It is important to recognise that the form and the vector of globalisation is changing. The expression 'deglobalisation' is in vogue, and provides a handy framework to explain outlier events such as the Brexit, rise of Trump and the ascendance of various politicians such as Bernie Sanders and Jeremy Corbyn. One way to look at it is compare it with the inflection of 1914, when, after half a century of expansion of global trade and movement of people, globalisation came to a sudden halt and went into a long decline, with the Great War, collapse of the Gold Standard and the general breakdown of the global system. This is the idea that underpin the idea of 'de-globalisation', and many claim that what we see is the beginning of a long process, one that would end in separate countries pursuing policies aimed at national prosperity rather than global connectivity and commerce.
However, this view, and the coining of the expression, betray a kind of historical determinism that we have known to be false, as well as a view centred on the West, which we should have left behind many years ago. The trajectory in the emerging countries is not towards less globalisation, but more. Countries such as China and India, which reaped huge benefits by being integrated to the global value chain, do not want its demise. Besides, the global monetary system, as it exists right now, has effectively created an unrestrained global flow of capital. Britain may have voted for Brexit, but it is still very much welcoming to the citizens of the developing world who stash their wealth in British Real Estate, even if that makes housing unaffordable for its own people. Americans may choose Trump, but even in his infitite wisdom, he would want the rest of the world to keep buying American bonds. And, even if we look at Culture and claim that there is a resurgence of national preferences, we know that there is, in equal measure, a convergence of consumer aspirations, a desire for global identities, tastes, brands and levels of service.
The point, therefore, is to acknowledge that while the shape of the global economy is changing, it is simply not going back in time. The 'de-globalisation' may indeed be experienced in some sectors - the offshore manufacturing may decline with the rise of AI and basic programming jobs may not be as plentiful - but we may not be going back to the closed national systems and autarkies, and global competition is here to stay. Here, we may be looking at a combination of open capital and consumer markets with shorter value chains and more on-demand production, something very unlike what we have seen since 1990s. Instead of history repeating itself, this is likely to be the start of a new historical trend - reversal of the global supply chain but a new world of opportunity for hearts and minds of the global consumer.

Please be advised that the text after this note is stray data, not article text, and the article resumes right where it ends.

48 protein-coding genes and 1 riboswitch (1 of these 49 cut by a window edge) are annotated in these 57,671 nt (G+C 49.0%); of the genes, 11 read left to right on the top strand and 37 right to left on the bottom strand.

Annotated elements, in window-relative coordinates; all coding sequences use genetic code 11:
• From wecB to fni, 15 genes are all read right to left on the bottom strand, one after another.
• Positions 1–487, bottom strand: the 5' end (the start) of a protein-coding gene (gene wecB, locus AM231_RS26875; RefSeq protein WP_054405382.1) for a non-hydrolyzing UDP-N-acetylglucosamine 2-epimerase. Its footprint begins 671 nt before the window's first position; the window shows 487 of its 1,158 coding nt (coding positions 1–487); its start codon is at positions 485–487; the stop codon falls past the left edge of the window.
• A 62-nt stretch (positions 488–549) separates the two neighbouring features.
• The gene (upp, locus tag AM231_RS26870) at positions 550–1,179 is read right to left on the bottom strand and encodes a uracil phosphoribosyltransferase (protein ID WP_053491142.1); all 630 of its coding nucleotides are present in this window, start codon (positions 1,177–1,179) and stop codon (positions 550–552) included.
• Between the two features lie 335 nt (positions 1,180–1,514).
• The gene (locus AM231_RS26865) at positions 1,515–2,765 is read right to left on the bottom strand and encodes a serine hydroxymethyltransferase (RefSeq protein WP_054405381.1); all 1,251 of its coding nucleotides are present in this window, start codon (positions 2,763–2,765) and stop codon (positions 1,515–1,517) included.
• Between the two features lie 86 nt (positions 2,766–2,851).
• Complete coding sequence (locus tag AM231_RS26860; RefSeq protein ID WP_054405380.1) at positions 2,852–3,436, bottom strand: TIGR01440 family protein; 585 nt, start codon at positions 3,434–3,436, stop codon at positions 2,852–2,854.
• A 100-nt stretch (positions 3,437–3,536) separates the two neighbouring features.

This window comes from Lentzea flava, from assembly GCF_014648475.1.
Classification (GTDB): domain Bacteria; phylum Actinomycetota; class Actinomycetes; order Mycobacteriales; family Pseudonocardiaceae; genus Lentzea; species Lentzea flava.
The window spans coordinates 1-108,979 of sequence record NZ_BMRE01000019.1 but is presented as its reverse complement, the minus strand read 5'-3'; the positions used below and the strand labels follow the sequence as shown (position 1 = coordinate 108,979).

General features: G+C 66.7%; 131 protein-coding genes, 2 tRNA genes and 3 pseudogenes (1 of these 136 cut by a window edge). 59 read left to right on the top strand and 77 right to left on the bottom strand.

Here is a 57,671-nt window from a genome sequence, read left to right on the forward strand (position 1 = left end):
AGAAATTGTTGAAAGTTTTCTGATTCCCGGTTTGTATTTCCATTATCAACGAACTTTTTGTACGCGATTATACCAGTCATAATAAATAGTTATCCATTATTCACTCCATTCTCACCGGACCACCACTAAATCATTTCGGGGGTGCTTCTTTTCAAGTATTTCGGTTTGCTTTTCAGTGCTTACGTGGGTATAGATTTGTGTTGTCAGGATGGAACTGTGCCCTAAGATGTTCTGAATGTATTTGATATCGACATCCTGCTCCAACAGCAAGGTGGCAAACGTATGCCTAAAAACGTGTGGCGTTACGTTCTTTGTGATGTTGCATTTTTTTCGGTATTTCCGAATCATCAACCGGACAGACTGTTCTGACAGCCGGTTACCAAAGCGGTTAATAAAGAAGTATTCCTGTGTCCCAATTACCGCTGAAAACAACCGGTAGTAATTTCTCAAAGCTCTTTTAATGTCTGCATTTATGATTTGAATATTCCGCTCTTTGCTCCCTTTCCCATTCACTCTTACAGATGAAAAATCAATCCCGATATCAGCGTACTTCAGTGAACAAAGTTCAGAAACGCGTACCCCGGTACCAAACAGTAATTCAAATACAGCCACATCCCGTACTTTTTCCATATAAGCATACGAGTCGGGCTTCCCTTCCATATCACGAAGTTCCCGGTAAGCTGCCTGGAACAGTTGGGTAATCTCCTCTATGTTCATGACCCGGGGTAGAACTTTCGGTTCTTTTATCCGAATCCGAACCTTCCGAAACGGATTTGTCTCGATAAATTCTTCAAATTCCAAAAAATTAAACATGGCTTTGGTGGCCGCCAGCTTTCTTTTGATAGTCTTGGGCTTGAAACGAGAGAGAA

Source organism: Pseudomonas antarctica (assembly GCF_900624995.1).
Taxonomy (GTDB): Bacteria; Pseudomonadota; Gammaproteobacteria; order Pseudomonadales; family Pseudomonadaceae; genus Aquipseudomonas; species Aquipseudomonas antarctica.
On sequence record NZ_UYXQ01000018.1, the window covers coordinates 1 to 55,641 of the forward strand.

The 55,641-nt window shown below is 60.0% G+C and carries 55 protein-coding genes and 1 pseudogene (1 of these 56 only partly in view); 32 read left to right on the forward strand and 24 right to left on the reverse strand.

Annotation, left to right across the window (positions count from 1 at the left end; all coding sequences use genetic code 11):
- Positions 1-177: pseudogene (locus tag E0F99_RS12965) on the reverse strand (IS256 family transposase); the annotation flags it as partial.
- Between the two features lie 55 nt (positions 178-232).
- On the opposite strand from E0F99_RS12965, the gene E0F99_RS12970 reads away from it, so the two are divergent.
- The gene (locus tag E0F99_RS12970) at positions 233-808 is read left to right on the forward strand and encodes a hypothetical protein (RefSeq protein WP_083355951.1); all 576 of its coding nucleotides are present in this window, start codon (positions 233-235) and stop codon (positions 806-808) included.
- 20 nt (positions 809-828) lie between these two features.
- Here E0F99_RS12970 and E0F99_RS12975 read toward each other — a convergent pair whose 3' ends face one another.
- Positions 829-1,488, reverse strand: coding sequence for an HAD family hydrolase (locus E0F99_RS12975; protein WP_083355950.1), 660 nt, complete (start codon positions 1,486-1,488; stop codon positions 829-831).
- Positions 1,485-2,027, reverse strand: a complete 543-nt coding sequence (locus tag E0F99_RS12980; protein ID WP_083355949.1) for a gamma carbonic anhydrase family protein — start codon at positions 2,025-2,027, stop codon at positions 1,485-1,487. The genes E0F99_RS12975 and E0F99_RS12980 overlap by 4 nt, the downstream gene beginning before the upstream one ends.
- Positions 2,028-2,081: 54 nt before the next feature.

It is, in this context, one should think about education. The wave of globalisation of production influenced work and learning in its wake, particularly in countries like India, where the economic activities were transformed by the opportunities and massive influx of process-based and technical jobs. This changed everything, including a shift of perspective from the 90s, when the growing population was seen as a burden, to the talk of 'demographic dividend', population as strength. The new jobs shaped a mass Higher Education system designed for it, crowding out the alternative possibilities and pathways. Despite its pecularities, underfunding and inefficient regulation, the Indian Education system has served its Offshoring industry well, supplying it with thousands of workers uniquely minded to do the routine jobs. That massive infrastructure, with the inflection of globalisation, is suddenly now exposed - it does indeed feel like 'de-globalisation' as jobs are drying up out there - and a new approach is urgently needed to create an education system fit for the emergent new world of jobs.